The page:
The Soul is in the StomachWritten by Brandon Lazarus on July 29, 2013 | Found in: Epworth
From Rethink Bishop:
I’ve heard that early Christians believed the soul was in the stomach. I’m told they believed many of your feelings came from your stomach, or guts. This goes along with the saying “I’ve got a gut feeling about this.” After living in community for a little over three years now and sharing countless meals with people from all walks of life, I have begun to see much warrant to that claim. Now I don’t literally think the soul lives in the stomach but there are many inferences that can be made from this assumption.
Jesus says that one cannot live on bread alone but by every word that comes from the mouth of God. This by no means discounts the fact that we do need bread to survive, just not only bread. Jesus is seen time and time again sharing meals, breaking bread, and providing for the bodily as well as spiritual needs. If our soul is in our stomach then perhaps food is an opportunity to feed both the body and the spirit. Meals, then should be an opportunity to share bread and the words that come from the mouth of God.
When I think of the soul lying in the stomach I also think of the saying “the quickest way to a man’s heart is through his stomach.” This phrase could be reworded to say, “the quickest way to one’s soul is through their stomach.” Again, Jesus is seen throughout the gospel sharing meals with people from all walks of life. Jesus’ final act with his disciples was, in fact, sharing a meal of bread and wine, body and blood, which is now practiced in every church around the world. Not only was Jesus’ final act with his disciples breaking bread, but also the first result of the Spirit was breaking bread. When we think to the story of Pentecost tongues of fire and hearing in each one’s native language may come to mind but if we read on we see that the results of their faith was to break bread with one another and share what they had.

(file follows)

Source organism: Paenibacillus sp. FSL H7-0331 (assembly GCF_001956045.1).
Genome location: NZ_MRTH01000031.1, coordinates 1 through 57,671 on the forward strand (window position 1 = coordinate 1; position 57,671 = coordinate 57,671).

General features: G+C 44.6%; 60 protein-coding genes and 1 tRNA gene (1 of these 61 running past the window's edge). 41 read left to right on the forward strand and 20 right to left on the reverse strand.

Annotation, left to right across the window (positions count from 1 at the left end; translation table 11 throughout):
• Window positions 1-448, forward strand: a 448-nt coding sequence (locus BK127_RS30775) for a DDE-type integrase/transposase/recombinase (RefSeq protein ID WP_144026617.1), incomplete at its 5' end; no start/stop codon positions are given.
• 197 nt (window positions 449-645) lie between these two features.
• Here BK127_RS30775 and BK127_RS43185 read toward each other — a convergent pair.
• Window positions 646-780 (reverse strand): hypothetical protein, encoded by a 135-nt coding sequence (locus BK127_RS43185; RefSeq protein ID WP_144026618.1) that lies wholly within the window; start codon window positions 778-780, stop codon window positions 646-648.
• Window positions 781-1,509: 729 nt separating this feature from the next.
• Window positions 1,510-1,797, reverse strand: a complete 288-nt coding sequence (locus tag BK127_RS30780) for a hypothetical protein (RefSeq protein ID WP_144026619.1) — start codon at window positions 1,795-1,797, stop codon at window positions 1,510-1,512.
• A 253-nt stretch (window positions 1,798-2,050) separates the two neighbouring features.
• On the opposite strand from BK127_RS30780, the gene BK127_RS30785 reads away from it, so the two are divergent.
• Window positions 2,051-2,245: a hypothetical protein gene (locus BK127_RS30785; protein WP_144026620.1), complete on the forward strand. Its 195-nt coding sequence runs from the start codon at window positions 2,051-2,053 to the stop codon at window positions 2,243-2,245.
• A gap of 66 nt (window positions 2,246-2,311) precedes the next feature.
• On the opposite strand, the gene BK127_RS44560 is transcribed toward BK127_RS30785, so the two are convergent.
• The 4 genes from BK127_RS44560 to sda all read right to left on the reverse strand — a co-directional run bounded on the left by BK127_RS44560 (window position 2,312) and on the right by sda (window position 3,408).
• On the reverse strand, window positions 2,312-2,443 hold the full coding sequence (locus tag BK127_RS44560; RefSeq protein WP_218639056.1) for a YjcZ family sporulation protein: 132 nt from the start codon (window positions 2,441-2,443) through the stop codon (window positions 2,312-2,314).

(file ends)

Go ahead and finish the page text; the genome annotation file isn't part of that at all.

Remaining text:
The breaking of bread is a powerfully underestimated act. While living at the Bonhoeffer House I learned that our dinner table was the single most important tool for ministry that we possessed. One night a week we would invite our neighbors to an evening meal. In the beginning there may have only been 5 or 6 people but by the time I left there were sometimes as many as 30 joining around a common meal. The number, as many know, was not the most important part but rather whom those numbers represented. Around the table were our friends who lived on the street, or in a nice house down the street, students or professors, non-profit workers or non-profit clients, overworked or underworked, Christian or Buddhist. The table represented the diversity of our friends, family, and neighbors. Although many of these people seemed to have nothing in common, they all had one thing in common, a meal. During the meal discussion would flow between a wide array of topics and people learned about similarities they never would have expected. Many would come into the house only knowing one or two people but they left with a whole host of brothers and sisters.
John Wesley often stressed that we should share communion as often as we can yet many churches have interpreted that to mean once a month or in a small separate service each week because otherwise the service would simply be too long. How, in a time of fast food and TV dinners, can we slow down the process of a meal and not look at it as time wasted? How can we invite others to our dinner table that we might not otherwise think to invite? How can we feed peoples’ souls while feeding their stomachs and vice versa? How can we look at food not as a necessity for survival, but as a necessity for discipleship?